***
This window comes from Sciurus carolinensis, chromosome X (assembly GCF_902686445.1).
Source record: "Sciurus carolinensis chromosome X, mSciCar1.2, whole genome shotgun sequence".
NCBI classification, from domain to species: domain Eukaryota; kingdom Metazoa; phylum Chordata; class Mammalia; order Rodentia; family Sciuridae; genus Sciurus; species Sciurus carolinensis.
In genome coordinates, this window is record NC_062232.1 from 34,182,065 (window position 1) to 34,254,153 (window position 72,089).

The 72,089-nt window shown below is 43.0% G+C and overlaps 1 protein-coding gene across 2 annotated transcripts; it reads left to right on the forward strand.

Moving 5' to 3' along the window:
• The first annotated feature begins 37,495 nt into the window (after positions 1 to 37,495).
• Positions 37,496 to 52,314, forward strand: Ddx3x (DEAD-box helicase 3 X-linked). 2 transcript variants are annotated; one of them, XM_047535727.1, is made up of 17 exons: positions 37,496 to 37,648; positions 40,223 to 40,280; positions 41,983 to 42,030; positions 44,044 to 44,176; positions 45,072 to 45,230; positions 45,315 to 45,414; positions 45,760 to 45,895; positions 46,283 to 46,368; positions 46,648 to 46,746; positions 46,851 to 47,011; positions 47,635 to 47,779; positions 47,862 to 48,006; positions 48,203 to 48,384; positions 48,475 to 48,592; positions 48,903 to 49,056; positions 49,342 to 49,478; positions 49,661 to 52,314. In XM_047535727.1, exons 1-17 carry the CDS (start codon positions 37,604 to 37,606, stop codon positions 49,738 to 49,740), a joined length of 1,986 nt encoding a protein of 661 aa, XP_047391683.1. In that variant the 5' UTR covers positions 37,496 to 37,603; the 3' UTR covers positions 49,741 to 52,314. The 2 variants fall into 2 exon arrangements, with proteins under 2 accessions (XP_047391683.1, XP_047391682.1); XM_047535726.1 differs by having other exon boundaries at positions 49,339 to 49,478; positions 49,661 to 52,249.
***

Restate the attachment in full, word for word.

This window comes from Sciurus carolinensis, chromosome X (assembly GCF_902686445.1).
Source record: "Sciurus carolinensis chromosome X, mSciCar1.2, whole genome shotgun sequence".
NCBI classification, from domain to species: domain Eukaryota; kingdom Metazoa; phylum Chordata; class Mammalia; order Rodentia; family Sciuridae; genus Sciurus; species Sciurus carolinensis.
In genome coordinates, this window is record NC_062232.1 from 34,182,065 (window position 1) to 34,254,153 (window position 72,089).

The 72,089-nt window shown below is 43.0% G+C and overlaps 1 protein-coding gene across 2 annotated transcripts; it reads left to right on the forward strand.

Moving 5' to 3' along the window:
• The first annotated feature begins 37,495 nt into the window (after positions 1 to 37,495).
• Positions 37,496 to 52,314, forward strand: Ddx3x (DEAD-box helicase 3 X-linked). 2 transcript variants are annotated; one of them, XM_047535727.1, is made up of 17 exons: positions 37,496 to 37,648; positions 40,223 to 40,280; positions 41,983 to 42,030; positions 44,044 to 44,176; positions 45,072 to 45,230; positions 45,315 to 45,414; positions 45,760 to 45,895; positions 46,283 to 46,368; positions 46,648 to 46,746; positions 46,851 to 47,011; positions 47,635 to 47,779; positions 47,862 to 48,006; positions 48,203 to 48,384; positions 48,475 to 48,592; positions 48,903 to 49,056; positions 49,342 to 49,478; positions 49,661 to 52,314. In XM_047535727.1, exons 1-17 carry the CDS (start codon positions 37,604 to 37,606, stop codon positions 49,738 to 49,740), a joined length of 1,986 nt encoding a protein of 661 aa, XP_047391683.1. In that variant the 5' UTR covers positions 37,496 to 37,603; the 3' UTR covers positions 49,741 to 52,314. The 2 variants fall into 2 exon arrangements, with proteins under 2 accessions (XP_047391683.1, XP_047391682.1); XM_047535726.1 differs by having other exon boundaries at positions 49,339 to 49,478; positions 49,661 to 52,249.